years (2003 – 2006). The participants and the faculty were engaged in an around-the-year cycle of activities, starting with
September 1, 2003, as follows:
- Familiarizing themselves with the basic reading list for the topic;
- Participating in problem-oriented group work with the resource
faculty. The participants determined, in agreement with the faculty,
their specific study interests;
- Studying their chosen topic with the help of the resource faculty,
confer with other participants and the faculty on-line, and submitting
- Preparing for summer school sessions.
The core yearly activities of the project were the summer schools
(August 2004, 2005, 2006). Organized each year of the program in
August, they allowed all the participants to meet, present and
debate extensively their work with other participants as well as
specific problem topics together with the resource faculty. During
the project, the participants were expected to develop, through
discussion and peer collaboration, an on-going linkage between their
project work and their real-life research and teaching.
At the conclusion of the project, the participants were expected
- Command, and be able to teach on the field of post-colony / post-socialism;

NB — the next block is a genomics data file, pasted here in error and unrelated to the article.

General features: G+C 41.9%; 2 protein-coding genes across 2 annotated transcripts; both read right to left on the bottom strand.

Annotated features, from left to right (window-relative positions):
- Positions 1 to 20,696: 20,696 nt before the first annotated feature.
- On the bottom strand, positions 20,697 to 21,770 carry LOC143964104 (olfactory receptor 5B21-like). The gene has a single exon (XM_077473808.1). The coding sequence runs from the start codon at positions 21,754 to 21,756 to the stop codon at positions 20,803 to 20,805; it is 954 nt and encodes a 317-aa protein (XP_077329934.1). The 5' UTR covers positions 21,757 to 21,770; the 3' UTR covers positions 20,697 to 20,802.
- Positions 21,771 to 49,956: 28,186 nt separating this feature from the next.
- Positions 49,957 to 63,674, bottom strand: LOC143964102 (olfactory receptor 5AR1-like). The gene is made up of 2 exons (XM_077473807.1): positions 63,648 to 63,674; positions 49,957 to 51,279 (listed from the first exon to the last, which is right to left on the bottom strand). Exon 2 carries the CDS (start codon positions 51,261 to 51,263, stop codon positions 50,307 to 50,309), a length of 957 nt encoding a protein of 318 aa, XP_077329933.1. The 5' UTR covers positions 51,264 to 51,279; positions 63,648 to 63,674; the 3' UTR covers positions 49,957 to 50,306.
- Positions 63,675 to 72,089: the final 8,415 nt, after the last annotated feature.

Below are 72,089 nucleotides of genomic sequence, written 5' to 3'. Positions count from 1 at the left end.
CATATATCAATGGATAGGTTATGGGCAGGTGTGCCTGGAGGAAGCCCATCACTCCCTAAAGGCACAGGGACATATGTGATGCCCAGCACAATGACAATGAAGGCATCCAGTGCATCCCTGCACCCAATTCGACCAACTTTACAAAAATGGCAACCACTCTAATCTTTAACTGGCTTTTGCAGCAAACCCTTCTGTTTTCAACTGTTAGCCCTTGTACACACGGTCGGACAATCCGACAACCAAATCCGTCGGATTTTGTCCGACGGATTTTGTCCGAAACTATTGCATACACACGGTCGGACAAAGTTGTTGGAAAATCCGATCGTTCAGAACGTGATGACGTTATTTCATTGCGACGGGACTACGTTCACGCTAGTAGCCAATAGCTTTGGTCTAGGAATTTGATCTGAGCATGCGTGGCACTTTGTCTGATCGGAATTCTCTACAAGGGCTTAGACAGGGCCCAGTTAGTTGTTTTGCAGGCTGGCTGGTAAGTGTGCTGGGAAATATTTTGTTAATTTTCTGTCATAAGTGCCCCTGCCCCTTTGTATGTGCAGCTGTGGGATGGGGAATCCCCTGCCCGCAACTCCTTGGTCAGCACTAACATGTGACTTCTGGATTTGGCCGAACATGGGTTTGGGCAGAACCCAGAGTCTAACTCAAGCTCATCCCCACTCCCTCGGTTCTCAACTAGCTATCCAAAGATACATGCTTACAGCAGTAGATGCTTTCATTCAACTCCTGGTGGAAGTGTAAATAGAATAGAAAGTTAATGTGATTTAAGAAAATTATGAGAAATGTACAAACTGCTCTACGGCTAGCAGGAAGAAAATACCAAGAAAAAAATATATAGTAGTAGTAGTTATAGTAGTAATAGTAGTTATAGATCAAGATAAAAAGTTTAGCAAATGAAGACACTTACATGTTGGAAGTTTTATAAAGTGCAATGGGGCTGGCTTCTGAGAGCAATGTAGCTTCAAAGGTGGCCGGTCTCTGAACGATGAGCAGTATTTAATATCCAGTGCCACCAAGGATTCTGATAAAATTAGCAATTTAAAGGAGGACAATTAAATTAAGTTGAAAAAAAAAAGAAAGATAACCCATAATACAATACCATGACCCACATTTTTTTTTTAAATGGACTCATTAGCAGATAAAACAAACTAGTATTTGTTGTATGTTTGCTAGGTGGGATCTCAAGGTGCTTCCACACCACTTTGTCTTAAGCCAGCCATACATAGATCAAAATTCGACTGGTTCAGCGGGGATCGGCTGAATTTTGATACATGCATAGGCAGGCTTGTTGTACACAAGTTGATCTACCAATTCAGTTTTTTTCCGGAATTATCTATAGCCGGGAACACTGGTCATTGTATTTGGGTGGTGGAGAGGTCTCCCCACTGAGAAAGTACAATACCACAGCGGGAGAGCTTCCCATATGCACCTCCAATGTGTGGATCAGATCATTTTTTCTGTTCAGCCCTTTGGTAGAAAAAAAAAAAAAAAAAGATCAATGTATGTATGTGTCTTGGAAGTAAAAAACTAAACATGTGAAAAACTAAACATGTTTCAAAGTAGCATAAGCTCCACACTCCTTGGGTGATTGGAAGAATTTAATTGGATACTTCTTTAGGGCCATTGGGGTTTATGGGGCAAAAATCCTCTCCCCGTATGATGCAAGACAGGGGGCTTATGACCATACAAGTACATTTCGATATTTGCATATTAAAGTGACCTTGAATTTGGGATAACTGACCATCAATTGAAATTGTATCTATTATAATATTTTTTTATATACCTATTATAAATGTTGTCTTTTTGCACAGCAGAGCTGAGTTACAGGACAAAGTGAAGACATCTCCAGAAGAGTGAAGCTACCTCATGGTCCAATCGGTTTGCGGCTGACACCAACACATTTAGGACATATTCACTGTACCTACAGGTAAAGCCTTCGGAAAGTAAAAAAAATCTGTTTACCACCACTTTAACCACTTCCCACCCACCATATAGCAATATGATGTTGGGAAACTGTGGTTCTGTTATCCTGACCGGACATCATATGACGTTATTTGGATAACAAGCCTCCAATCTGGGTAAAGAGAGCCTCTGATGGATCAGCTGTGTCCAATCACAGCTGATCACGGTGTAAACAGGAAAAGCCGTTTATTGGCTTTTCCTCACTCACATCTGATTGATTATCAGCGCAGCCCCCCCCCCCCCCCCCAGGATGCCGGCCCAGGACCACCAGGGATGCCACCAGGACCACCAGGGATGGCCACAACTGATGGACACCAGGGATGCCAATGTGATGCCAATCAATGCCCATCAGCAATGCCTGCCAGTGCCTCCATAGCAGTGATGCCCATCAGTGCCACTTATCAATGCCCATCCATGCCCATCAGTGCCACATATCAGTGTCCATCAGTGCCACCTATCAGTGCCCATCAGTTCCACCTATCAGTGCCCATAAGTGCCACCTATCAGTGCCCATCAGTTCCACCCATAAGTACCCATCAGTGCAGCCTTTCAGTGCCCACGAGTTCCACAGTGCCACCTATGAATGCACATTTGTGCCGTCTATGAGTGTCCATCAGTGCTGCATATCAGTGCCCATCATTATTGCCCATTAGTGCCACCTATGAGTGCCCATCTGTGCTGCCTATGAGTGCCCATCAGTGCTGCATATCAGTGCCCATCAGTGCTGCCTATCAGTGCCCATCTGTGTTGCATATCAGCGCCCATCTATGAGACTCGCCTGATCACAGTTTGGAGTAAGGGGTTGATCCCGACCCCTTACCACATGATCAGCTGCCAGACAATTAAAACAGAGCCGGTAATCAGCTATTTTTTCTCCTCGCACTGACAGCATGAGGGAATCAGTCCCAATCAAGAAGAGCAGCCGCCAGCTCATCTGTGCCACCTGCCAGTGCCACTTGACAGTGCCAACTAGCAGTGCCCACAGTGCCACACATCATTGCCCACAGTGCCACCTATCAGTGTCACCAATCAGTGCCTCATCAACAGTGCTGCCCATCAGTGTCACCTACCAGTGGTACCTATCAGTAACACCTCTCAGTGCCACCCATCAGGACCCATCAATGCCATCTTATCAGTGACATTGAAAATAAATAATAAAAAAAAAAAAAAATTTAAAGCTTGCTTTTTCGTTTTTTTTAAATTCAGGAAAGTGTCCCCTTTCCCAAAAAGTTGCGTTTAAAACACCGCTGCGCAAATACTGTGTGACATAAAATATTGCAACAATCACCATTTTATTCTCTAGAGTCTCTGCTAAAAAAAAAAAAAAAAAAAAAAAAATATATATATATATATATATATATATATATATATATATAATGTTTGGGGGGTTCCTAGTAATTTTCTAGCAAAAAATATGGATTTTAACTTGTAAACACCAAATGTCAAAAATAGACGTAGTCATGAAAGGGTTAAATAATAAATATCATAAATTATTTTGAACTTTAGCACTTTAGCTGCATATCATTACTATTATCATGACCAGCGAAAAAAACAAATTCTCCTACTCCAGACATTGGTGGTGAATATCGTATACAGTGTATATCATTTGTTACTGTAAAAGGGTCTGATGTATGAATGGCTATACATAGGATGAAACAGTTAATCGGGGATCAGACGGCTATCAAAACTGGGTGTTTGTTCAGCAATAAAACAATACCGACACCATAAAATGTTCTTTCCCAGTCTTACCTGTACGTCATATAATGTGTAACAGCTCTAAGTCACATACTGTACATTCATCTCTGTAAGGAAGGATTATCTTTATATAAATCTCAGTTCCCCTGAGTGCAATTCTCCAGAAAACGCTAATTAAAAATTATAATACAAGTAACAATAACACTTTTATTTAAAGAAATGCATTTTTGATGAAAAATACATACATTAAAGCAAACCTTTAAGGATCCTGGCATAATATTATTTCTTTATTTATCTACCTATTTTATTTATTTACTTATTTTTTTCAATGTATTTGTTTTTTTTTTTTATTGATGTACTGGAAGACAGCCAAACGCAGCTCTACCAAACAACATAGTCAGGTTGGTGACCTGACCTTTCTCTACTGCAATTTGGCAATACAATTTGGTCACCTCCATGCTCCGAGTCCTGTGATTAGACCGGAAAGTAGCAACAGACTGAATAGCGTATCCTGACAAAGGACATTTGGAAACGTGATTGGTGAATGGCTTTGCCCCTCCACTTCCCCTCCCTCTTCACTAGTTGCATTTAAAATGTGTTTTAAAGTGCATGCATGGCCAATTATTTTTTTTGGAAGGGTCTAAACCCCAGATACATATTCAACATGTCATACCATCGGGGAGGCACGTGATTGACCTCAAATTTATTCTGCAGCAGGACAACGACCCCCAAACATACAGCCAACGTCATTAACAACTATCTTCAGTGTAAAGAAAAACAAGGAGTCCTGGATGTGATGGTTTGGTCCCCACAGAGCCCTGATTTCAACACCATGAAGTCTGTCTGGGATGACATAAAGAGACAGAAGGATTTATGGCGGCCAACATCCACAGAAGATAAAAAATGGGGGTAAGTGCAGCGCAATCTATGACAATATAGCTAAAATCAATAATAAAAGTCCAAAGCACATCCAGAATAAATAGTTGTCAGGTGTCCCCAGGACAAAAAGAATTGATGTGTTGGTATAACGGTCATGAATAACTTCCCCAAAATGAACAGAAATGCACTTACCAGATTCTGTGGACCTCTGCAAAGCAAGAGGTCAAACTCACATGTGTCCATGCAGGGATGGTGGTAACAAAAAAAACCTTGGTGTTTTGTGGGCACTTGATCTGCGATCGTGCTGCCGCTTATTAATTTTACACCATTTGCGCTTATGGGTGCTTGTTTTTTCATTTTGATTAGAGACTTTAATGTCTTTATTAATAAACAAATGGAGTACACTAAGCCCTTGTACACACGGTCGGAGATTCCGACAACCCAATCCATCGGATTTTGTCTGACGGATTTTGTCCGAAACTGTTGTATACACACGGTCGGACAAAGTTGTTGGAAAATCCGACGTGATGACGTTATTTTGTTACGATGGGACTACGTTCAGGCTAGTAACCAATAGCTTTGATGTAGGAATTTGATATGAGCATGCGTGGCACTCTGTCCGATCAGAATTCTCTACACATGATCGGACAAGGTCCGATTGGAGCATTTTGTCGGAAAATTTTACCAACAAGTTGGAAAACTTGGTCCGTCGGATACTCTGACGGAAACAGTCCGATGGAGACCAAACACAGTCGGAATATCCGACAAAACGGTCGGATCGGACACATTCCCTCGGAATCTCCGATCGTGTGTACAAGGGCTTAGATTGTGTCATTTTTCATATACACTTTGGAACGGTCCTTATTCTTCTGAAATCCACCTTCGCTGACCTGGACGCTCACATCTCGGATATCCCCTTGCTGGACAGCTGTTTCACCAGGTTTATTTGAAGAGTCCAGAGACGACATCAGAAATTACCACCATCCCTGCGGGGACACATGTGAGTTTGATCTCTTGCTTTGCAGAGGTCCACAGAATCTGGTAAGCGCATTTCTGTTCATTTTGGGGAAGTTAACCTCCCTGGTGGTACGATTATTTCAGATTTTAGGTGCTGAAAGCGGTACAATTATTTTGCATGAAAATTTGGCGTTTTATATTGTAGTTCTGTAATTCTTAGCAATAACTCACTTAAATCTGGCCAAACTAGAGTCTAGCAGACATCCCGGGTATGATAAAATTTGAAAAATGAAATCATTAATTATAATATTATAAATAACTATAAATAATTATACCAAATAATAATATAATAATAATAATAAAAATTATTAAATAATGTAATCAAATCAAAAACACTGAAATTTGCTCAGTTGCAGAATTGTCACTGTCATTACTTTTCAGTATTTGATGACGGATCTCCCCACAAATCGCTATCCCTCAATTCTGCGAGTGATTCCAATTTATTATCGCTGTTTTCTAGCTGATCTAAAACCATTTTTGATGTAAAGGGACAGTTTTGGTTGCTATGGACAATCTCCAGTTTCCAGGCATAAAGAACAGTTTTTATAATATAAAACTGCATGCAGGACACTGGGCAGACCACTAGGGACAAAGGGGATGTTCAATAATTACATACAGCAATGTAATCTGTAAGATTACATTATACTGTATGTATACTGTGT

- Develop their specialised theme within the topic;
- Prepare and implement model courses / courses contents
for undergraduate or graduate university teaching on their chosen
subject in the field of post-colony / post-socialism.
- Summer school participation (travel, accommodation and meals)
were fully covered by the organisers, as were the intersession activities
(on-line web conferencing, reading materials etc.).
PROJECT RESULTS. It was envisioned that as immediate products of
the project, a bulk of audio-video documentation (on CD ROMs)
would be made containing key lectures, key debates, and written
work/presentations of the participants. This material served
as the basis for a final compendium publication to which the host
institution, the Institutum for Ethnic Studies commits. This publication
will contain both the analytical results of the project, and the
concrete, theme- and locality-specific curricula models built by
APPLICATION PROCEDURE. The call for participation was opened between
July 15 - August 1, 2003. Selected were applicants from all egligible
countries. The candidates were notified of the final selection after
September 1, 2003.
CONTACT INFORMATION. Please direct all inquiries to:
Dr. Hannah Starman
INV/IES-HESP Project Coordinator
SI-1000 Ljubljana, Slovenia